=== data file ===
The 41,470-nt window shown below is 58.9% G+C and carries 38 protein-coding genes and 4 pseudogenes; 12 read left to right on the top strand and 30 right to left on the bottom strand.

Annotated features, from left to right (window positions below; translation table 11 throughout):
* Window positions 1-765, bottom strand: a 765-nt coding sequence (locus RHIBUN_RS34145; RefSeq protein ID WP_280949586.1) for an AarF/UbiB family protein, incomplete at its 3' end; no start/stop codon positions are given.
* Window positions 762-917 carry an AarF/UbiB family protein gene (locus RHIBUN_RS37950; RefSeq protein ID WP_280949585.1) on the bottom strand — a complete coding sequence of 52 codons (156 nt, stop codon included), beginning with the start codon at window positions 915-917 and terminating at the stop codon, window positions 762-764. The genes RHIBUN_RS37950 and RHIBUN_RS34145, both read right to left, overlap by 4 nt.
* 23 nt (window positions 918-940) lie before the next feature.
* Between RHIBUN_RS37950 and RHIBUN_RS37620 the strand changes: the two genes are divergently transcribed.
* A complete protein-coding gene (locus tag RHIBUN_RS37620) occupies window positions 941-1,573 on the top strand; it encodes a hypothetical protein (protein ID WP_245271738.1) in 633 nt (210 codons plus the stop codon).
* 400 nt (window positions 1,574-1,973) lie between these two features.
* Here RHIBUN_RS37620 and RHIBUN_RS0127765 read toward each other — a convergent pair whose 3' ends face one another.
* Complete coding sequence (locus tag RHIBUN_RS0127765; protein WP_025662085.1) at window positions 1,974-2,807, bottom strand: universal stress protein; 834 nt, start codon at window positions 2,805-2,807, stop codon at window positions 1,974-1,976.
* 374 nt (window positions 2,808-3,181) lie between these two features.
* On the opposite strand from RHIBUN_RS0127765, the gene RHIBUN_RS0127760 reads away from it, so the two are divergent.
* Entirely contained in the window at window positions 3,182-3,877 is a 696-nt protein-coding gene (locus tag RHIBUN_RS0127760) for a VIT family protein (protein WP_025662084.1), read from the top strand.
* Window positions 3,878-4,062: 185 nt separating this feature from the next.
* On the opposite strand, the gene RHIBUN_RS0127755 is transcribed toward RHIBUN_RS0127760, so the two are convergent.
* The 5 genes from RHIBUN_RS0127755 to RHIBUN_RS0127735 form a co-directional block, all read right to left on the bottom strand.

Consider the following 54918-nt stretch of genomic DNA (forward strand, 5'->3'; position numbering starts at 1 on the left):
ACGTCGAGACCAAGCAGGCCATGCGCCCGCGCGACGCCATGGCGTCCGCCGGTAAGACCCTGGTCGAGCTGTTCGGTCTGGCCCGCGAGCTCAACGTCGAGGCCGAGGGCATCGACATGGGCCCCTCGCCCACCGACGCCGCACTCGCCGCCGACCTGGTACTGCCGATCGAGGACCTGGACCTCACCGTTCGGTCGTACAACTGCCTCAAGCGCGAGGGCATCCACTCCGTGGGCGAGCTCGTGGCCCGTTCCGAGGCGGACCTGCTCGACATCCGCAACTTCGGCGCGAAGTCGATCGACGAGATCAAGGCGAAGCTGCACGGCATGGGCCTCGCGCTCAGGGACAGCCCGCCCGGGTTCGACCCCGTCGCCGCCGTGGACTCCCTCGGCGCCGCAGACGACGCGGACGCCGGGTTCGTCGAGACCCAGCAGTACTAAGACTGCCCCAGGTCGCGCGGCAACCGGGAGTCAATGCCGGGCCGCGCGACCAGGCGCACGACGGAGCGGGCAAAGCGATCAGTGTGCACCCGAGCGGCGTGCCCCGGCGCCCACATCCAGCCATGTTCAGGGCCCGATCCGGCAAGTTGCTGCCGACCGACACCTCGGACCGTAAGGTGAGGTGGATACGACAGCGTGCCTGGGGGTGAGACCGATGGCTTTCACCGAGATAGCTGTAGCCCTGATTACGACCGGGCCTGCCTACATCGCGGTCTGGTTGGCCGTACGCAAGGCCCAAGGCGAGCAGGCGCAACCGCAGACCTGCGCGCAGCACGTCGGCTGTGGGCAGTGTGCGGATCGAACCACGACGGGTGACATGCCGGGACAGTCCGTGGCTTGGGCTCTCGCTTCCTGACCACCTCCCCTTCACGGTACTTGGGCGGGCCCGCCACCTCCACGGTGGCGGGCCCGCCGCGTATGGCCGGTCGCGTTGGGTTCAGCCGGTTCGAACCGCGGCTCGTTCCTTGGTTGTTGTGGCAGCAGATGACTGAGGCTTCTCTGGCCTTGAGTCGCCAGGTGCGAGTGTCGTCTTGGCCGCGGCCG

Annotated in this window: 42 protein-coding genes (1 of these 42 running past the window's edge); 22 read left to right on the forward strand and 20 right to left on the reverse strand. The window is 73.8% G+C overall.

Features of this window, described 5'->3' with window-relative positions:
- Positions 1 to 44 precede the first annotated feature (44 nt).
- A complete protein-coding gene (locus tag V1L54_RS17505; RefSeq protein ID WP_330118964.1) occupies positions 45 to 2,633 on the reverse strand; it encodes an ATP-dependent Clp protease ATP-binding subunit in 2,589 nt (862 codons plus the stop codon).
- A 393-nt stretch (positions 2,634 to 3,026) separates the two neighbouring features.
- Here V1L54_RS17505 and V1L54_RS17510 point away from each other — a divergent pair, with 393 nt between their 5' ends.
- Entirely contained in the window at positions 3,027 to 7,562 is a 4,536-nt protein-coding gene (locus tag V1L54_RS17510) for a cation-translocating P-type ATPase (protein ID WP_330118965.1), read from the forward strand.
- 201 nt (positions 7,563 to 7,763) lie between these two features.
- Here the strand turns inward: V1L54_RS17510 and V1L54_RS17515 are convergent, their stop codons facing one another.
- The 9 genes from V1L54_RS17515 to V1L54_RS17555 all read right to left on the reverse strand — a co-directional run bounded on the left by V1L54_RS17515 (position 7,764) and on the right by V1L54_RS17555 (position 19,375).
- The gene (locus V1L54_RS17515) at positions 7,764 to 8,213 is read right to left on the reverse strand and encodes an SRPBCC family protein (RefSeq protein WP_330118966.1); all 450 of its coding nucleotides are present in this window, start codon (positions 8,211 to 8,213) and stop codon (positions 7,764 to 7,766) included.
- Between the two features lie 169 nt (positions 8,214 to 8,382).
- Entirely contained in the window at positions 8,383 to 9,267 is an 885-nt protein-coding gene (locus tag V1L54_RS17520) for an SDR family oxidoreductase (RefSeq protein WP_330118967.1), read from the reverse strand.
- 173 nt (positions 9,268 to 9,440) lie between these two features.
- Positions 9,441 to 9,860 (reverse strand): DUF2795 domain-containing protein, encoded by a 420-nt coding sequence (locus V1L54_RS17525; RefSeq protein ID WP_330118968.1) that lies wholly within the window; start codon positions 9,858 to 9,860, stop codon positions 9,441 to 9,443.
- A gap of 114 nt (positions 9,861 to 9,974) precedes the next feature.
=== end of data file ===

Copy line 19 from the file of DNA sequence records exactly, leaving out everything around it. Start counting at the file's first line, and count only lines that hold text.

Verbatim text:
Annotated in this window: 42 protein-coding genes (1 of these 42 running past the window's edge); 22 read left to right on the forward strand and 20 right to left on the reverse strand. The window is 73.8% G+C overall.